The US Commerce Department has said it is adding 28 Chinese government organizations and private businesses, including eight tech giants, to its so-called Entity List for acting against American foreign policy interests.
What does that mean? The move effectively bars any US companies from selling technology to the blacklisted firms and organizations without US government approval.
Why? The US says they have been involved in human rights violations against Uighurs and other predominantly Muslim ethnic minorities in the Xinjiang region.
Which companies? The list notably includes several companies that serve on China’s national AI team, which the government formed as part of its strategy to become a global leader in the technology. These are video surveillance company Hikvision, voice recognition giant iFlytek, image recognition companies Megvii and SenseTime, and machine vision and voice recognition company Yitu. Following the US’s recent blacklist of Huawei, it’s the country’s latest attempt to stunt the growth of China’s booming AI industry by starving it of US products, services, and technical know-how.
What are the impacts? China’s AI industry needs AI chips. China buys 90% of its chips from foreign companies, and US-based Nvidia dominates global development and production of graphic processing units, the most popular chip for powering deep-learning algorithms. Being blacklisted will threaten to cut off these companies’ supply. It could also hinder their ability to collaborate with US universities and receive foreign investment.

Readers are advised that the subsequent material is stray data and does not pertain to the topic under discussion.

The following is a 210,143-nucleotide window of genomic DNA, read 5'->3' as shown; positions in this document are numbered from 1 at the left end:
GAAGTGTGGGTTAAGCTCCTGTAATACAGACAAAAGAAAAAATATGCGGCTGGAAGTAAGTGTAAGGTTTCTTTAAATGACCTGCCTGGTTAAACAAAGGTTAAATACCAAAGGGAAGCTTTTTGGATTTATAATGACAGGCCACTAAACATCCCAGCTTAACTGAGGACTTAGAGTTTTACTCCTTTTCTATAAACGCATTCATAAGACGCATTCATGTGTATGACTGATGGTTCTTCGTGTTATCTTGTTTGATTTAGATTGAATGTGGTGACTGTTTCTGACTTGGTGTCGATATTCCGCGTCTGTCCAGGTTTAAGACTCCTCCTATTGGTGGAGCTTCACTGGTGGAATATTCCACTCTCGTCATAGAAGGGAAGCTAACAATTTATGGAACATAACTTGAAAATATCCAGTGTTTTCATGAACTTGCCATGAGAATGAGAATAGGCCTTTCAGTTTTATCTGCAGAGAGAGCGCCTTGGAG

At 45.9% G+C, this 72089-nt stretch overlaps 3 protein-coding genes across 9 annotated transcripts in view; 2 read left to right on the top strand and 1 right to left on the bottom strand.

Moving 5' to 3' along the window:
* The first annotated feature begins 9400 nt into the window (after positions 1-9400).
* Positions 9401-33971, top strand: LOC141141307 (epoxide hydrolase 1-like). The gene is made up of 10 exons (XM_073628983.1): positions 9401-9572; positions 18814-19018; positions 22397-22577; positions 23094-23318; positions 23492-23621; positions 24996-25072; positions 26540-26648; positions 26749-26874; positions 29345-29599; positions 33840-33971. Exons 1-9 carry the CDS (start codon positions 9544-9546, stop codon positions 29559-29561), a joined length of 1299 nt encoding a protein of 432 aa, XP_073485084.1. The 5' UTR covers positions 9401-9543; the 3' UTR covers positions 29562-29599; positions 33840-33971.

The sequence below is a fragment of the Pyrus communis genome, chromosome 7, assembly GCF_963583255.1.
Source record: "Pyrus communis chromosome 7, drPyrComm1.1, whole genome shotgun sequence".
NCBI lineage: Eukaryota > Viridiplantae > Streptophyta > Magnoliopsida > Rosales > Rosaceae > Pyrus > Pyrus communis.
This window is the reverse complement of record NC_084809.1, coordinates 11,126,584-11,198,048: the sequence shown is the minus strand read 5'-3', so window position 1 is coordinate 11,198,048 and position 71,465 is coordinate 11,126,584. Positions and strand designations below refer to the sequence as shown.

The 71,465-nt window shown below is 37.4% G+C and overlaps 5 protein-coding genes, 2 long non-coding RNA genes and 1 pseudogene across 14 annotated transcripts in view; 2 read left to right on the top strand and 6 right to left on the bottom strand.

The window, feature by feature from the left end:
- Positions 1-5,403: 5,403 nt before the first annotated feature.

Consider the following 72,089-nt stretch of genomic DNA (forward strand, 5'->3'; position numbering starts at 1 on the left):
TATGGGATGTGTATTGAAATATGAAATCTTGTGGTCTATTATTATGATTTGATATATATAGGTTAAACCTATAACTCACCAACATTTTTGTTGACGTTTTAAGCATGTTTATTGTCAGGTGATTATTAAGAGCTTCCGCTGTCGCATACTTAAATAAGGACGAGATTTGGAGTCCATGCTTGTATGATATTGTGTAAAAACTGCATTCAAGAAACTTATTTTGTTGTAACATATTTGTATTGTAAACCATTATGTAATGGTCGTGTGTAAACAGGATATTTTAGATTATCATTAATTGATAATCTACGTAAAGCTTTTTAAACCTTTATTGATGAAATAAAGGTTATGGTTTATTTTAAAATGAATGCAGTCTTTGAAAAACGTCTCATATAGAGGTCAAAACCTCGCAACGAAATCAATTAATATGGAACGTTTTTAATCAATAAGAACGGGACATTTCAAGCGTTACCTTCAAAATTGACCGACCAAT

Could it backfire? The Chinese government has long recognized the country’s weakness in producing AI chips and has pushed to advance a domestic chip manufacturing industry. In the last few months, for example, Huawei and Alibaba unveiled their own powerful specialized semiconductors. The US’s blacklist could spur both government and industry to double down on their indigenous chip investments, accelerating the country’s technological independence.
How did the companies respond? Several of the blacklisted companies claim they have been misunderstood. Both Hikvision and Megvii released statements to say they are committed to advancing the positive impacts of their technology. “To the Company’s knowledge, around 1% of its total revenue was derived from projects in Xinjiang in 2018,” Megvii said. “Furthermore, no revenue was generated from Xinjiang in the six months ended June 30, 2019.”
To have more stories like this delivered directly to your inbox, sign up for our Webby-nominated AI newsletter The Algorithm. It's free.
This artist is dominating AI-generated art. And he’s not happy about it.
Greg Rutkowski is a more popular prompt than Picasso.
What does GPT-3 “know” about me?
Large language models are trained on troves of personal data hoovered from the internet. So I wanted to know: What does it have on me?
An AI that can design new proteins could help unlock new cures and materials
The machine-learning tool could help researchers discover entirely new proteins not yet known to science.
DeepMind’s new chatbot uses Google searches plus humans to give better answers
The lab trained a chatbot to learn from human feedback and search the internet for information to support its claims.
Get the latest updates from
MIT Technology Review
Discover special offers, top stories, upcoming events, and more.